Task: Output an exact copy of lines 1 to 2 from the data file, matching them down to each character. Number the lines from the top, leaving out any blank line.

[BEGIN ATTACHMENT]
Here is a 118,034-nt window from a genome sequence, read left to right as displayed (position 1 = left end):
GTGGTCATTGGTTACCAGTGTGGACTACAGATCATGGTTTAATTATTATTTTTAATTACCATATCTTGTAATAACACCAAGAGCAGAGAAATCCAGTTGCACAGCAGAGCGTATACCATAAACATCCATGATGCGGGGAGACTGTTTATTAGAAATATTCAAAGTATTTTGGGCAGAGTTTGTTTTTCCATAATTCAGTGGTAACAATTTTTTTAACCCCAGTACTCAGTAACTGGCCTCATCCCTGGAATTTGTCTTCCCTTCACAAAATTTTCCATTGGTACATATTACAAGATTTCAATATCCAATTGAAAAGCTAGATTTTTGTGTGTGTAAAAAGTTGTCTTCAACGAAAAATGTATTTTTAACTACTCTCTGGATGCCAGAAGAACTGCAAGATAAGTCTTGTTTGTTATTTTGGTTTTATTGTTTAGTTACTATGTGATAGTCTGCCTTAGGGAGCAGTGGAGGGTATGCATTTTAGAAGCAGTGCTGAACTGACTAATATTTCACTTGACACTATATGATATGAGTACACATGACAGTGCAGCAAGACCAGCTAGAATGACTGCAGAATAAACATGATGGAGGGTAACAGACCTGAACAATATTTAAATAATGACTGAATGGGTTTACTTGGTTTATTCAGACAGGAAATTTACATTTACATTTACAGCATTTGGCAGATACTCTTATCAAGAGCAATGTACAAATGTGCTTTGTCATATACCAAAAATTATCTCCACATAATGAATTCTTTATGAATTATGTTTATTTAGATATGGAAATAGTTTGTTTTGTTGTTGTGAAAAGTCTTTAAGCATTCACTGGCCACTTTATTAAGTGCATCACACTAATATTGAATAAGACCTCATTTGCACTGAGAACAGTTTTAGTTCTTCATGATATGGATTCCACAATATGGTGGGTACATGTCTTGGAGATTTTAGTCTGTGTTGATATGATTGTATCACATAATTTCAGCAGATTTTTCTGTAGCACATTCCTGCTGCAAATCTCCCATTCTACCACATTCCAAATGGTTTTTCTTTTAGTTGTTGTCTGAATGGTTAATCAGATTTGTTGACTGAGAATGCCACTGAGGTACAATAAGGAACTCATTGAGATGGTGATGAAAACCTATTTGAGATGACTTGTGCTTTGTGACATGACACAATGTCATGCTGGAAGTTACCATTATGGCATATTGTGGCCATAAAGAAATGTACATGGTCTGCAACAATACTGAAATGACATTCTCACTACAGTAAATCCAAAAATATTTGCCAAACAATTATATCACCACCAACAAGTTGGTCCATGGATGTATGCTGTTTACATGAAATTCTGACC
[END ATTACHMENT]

Here is a 118,034-nt window from a genome sequence, read left to right as displayed (position 1 = left end):
GTGGTCATTGGTTACCAGTGTGGACTACAGATCATGGTTTAATTATTATTTTTAATTACCATATCTTGTAATAACACCAAGAGCAGAGAAATCCAGTTGCACAGCAGAGCGTATACCATAAACATCCATGATGCGGGGAGACTGTTTATTAGAAATATTCAAAGTATTTTGGGCAGAGTTTGTTTTTCCATAATTCAGTGGTAACAATTTTTTTAACCCCAGTACTCAGTAACTGGCCTCATCCCTGGAATTTGTCTTCCCTTCACAAAATTTTCCATTGGTACATATTACAAGATTTCAATATCCAATTGAAAAGCTAGATTTTTGTGTGTGTAAAAAGTTGTCTTCAACGAAAAATGTATTTTTAACTACTCTCTGGATGCCAGAAGAACTGCAAGATAAGTCTTGTTTGTTATTTTGGTTTTATTGTTTAGTTACTATGTGATAGTCTGCCTTAGGGAGCAGTGGAGGGTATGCATTTTAGAAGCAGTGCTGAACTGACTAATATTTCACTTGACACTATATGATATGAGTACACATGACAGTGCAGCAAGACCAGCTAGAATGACTGCAGAATAAACATGATGGAGGGTAACAGACCTGAACAATATTTAAATAATGACTGAATGGGTTTACTTGGTTTATTCAGACAGGAAATTTACATTTACATTTACAGCATTTGGCAGATACTCTTATCAAGAGCAATGTACAAATGTGCTTTGTCATATACCAAAAATTATCTCCACATAATGAATTCTTTATGAATTATGTTTATTTAGATATGGAAATAGTTTGTTTTGTTGTTGTGAAAAGTCTTTAAGCATTCACTGGCCACTTTATTAAGTGCATCACACTAATATTGAATAAGACCTCATTTGCACTGAGAACAGTTTTAGTTCTTCATGATATGGATTCCACAATATGGTGGGTACATGTCTTGGAGATTTTAGTCTGTGTTGATATGATTGTATCACATAATTTCAGCAGATTTTTCTGTAGCACATTCCTGCTGCAAATCTCCCATTCTACCACATTCCAAATGGTTTTTCTTTTAGTTGTTGTCTGAATGGTTAATCAGATTTGTTGACTGAGAATGCCACTGAGGTACAATAAGGAACTCATTGAGATGGTGATGAAAACCTATTTGAGATGACTTGTGCTTTGTGACATGACACAATGTCATGCTGGAAGTTACCATTATGGCATATTGTGGCCATAAAGAAATGTACATGGTCTGCAACAATACTGAAATGACATTCTCACTACAGTAAATCCAAAAATATTTGCCAAACAATTATATCACCACCAACAAGTTGGTCCATGGATGTATGCTGTTTACATGAAATTCTGACC